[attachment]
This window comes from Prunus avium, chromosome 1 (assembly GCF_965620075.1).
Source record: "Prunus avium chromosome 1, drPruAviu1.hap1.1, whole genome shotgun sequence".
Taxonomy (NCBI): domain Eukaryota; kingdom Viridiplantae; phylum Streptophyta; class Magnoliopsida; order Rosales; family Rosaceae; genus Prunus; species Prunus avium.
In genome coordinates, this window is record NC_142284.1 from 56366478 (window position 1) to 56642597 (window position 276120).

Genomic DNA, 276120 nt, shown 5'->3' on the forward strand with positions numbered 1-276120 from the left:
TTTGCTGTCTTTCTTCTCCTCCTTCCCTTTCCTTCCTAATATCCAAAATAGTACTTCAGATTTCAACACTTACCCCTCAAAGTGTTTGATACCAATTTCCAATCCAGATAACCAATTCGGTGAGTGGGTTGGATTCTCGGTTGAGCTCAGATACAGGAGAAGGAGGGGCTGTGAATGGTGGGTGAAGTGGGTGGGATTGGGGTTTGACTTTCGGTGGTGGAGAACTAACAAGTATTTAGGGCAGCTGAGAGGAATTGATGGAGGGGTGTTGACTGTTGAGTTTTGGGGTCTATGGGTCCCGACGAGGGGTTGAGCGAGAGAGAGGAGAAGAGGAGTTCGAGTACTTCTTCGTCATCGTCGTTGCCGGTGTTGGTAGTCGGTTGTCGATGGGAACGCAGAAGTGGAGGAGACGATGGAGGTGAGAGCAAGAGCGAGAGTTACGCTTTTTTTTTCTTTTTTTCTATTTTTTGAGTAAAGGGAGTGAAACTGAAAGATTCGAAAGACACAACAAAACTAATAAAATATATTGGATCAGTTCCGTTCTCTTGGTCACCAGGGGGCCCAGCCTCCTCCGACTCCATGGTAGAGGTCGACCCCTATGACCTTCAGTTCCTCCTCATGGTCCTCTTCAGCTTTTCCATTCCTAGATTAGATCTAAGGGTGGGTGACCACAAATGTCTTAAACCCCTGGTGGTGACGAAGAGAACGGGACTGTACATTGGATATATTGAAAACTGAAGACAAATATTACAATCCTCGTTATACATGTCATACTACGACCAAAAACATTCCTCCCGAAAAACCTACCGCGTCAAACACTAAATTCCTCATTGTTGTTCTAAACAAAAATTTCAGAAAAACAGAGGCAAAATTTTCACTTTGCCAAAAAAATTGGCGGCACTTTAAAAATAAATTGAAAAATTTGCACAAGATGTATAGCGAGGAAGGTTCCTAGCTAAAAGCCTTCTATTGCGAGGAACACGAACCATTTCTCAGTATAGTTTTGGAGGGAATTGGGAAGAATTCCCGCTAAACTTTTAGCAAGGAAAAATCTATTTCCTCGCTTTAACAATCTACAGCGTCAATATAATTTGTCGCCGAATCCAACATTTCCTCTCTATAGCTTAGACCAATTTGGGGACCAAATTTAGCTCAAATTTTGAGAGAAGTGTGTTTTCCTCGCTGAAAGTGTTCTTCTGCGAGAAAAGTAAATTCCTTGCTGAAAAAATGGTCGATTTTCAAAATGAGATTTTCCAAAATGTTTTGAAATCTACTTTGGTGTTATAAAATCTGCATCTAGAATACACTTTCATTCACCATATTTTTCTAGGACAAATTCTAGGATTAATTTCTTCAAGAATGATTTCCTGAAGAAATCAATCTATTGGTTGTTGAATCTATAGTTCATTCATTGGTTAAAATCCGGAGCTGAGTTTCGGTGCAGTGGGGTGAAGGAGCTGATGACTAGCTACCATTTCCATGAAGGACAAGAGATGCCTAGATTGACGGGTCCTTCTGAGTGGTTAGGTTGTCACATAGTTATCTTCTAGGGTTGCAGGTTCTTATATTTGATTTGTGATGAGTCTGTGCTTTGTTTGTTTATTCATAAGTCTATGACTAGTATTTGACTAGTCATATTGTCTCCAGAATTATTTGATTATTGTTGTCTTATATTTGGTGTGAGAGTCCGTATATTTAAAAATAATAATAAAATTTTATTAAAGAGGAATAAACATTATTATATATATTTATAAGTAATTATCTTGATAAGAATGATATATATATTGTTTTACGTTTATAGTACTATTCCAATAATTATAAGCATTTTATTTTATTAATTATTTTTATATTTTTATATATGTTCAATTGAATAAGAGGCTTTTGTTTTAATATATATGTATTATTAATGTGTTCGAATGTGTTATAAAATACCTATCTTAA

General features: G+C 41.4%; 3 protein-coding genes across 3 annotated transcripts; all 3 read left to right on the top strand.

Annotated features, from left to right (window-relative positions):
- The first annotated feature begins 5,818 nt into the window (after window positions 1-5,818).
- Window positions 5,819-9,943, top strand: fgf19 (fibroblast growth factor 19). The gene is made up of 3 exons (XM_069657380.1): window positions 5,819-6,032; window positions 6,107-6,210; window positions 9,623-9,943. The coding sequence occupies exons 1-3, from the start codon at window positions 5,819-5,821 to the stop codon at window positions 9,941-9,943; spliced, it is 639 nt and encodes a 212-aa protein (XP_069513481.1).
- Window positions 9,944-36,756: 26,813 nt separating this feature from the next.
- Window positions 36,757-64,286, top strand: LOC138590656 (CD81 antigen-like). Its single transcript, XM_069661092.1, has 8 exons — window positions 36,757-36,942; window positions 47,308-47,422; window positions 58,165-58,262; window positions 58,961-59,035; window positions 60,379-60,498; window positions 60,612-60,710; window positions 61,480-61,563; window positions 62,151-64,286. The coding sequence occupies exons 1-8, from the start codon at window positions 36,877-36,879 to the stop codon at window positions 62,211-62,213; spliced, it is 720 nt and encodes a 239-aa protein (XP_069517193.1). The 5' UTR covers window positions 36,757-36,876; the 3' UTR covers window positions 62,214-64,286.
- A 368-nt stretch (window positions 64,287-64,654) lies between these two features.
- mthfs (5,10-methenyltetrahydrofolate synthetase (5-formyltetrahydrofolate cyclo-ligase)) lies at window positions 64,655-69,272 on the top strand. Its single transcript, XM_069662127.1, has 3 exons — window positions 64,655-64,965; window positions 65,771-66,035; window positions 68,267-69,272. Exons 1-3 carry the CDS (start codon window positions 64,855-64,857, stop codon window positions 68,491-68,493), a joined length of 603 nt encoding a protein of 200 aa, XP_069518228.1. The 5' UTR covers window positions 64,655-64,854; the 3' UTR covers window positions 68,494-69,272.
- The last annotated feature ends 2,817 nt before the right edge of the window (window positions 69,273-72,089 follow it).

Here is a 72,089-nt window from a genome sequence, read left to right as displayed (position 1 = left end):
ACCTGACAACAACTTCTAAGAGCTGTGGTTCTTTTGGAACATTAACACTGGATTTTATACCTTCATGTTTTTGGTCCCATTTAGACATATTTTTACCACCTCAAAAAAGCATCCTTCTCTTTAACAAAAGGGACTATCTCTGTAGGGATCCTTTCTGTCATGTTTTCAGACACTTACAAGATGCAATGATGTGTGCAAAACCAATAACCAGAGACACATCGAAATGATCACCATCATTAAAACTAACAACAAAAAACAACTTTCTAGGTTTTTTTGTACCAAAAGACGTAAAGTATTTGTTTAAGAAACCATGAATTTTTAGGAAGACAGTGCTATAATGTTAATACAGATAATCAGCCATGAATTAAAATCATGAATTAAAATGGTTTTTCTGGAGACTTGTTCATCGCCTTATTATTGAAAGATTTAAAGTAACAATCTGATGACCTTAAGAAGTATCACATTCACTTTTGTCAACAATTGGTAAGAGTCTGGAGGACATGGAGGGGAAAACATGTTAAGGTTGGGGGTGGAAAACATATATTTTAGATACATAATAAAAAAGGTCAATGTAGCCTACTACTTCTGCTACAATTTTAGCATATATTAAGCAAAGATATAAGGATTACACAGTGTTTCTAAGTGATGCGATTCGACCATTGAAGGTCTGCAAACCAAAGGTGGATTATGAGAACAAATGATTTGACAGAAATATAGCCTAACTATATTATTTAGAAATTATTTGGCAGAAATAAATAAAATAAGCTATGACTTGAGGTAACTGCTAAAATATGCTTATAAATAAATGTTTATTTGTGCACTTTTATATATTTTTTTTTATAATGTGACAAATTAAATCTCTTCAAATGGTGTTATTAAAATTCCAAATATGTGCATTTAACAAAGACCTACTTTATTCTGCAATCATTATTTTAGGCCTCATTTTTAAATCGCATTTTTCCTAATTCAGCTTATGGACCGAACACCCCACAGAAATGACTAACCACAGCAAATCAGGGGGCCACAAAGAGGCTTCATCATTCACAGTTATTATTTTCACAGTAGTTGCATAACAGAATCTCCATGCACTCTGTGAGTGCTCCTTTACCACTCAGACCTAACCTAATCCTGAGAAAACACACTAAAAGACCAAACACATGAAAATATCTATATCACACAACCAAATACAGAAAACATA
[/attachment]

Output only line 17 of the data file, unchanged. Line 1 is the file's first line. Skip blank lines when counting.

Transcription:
ACCTGACAACAACTTCTAAGAGCTGTGGTTCTTTTGGAACATTAACACTGGATTTTATACCTTCATGTTTTTGGTCCCATTTAGACATATTTTTACCACCTCAAAAAAGCATCCTTCTCTTTAACAAAAGGGACTATCTCTGTAGGGATCCTTTCTGTCATGTTTTCAGACACTTACAAGATGCAATGATGTGTGCAAAACCAATAACCAGAGACACATCGAAATGATCACCATCATTAAAACTAACAACAAAAAACAACTTTCTAGGTTTTTTTGTACCAAAAGACGTAAAGTATTTGTTTAAGAAACCATGAATTTTTAGGAAGACAGTGCTATAATGTTAATACAGATAATCAGCCATGAATTAAAATCATGAATTAAAATGGTTTTTCTGGAGACTTGTTCATCGCCTTATTATTGAAAGATTTAAAGTAACAATCTGATGACCTTAAGAAGTATCACATTCACTTTTGTCAACAATTGGTAAGAGTCTGGAGGACATGGAGGGGAAAACATGTTAAGGTTGGGGGTGGAAAACATATATTTTAGATACATAATAAAAAAGGTCAATGTAGCCTACTACTTCTGCTACAATTTTAGCATATATTAAGCAAAGATATAAGGATTACACAGTGTTTCTAAGTGATGCGATTCGACCATTGAAGGTCTGCAAACCAAAGGTGGATTATGAGAACAAATGATTTGACAGAAATATAGCCTAACTATATTATTTAGAAATTATTTGGCAGAAATAAATAAAATAAGCTATGACTTGAGGTAACTGCTAAAATATGCTTATAAATAAATGTTTATTTGTGCACTTTTATATATTTTTTTTTATAATGTGACAAATTAAATCTCTTCAAATGGTGTTATTAAAATTCCAAATATGTGCATTTAACAAAGACCTACTTTATTCTGCAATCATTATTTTAGGCCTCATTTTTAAATCGCATTTTTCCTAATTCAGCTTATGGACCGAACACCCCACAGAAATGACTAACCACAGCAAATCAGGGGGCCACAAAGAGGCTTCATCATTCACAGTTATTATTTTCACAGTAGTTGCATAACAGAATCTCCATGCACTCTGTGAGTGCTCCTTTACCACTCAGACCTAACCTAATCCTGAGAAAACACACTAAAAGACCAAACACATGAAAATATCTATATCACACAACCAAATACAGAAAACATA